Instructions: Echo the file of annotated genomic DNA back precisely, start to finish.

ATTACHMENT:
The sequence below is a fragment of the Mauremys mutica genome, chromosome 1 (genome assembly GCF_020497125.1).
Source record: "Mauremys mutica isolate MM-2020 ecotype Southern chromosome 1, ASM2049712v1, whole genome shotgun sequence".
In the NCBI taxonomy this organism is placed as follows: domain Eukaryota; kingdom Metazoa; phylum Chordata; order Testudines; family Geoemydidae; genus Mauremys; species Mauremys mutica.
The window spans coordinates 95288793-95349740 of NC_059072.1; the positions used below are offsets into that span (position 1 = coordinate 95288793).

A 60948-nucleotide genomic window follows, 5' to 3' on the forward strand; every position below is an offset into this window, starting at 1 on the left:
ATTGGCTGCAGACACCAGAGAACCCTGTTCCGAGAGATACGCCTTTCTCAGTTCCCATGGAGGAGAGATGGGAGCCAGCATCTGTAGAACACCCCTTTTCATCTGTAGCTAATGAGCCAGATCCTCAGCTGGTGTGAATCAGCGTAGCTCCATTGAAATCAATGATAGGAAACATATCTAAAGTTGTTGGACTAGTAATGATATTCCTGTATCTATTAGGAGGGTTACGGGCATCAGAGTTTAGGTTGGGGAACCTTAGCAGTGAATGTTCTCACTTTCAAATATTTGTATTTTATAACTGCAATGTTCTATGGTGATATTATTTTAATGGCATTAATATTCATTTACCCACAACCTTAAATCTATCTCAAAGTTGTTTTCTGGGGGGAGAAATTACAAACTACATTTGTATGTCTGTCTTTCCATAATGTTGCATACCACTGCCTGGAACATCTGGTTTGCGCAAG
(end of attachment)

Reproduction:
The sequence below is a fragment of the Mauremys mutica genome, chromosome 1 (genome assembly GCF_020497125.1).
Source record: "Mauremys mutica isolate MM-2020 ecotype Southern chromosome 1, ASM2049712v1, whole genome shotgun sequence".
In the NCBI taxonomy this organism is placed as follows: domain Eukaryota; kingdom Metazoa; phylum Chordata; order Testudines; family Geoemydidae; genus Mauremys; species Mauremys mutica.
The window spans coordinates 95288793-95349740 of NC_059072.1; the positions used below are offsets into that span (position 1 = coordinate 95288793).

A 60948-nucleotide genomic window follows, 5' to 3' on the forward strand; every position below is an offset into this window, starting at 1 on the left:
ATTGGCTGCAGACACCAGAGAACCCTGTTCCGAGAGATACGCCTTTCTCAGTTCCCATGGAGGAGAGATGGGAGCCAGCATCTGTAGAACACCCCTTTTCATCTGTAGCTAATGAGCCAGATCCTCAGCTGGTGTGAATCAGCGTAGCTCCATTGAAATCAATGATAGGAAACATATCTAAAGTTGTTGGACTAGTAATGATATTCCTGTATCTATTAGGAGGGTTACGGGCATCAGAGTTTAGGTTGGGGAACCTTAGCAGTGAATGTTCTCACTTTCAAATATTTGTATTTTATAACTGCAATGTTCTATGGTGATATTATTTTAATGGCATTAATATTCATTTACCCACAACCTTAAATCTATCTCAAAGTTGTTTTCTGGGGGGAGAAATTACAAACTACATTTGTATGTCTGTCTTTCCATAATGTTGCATACCACTGCCTGGAACATCTGGTTTGCGCAAG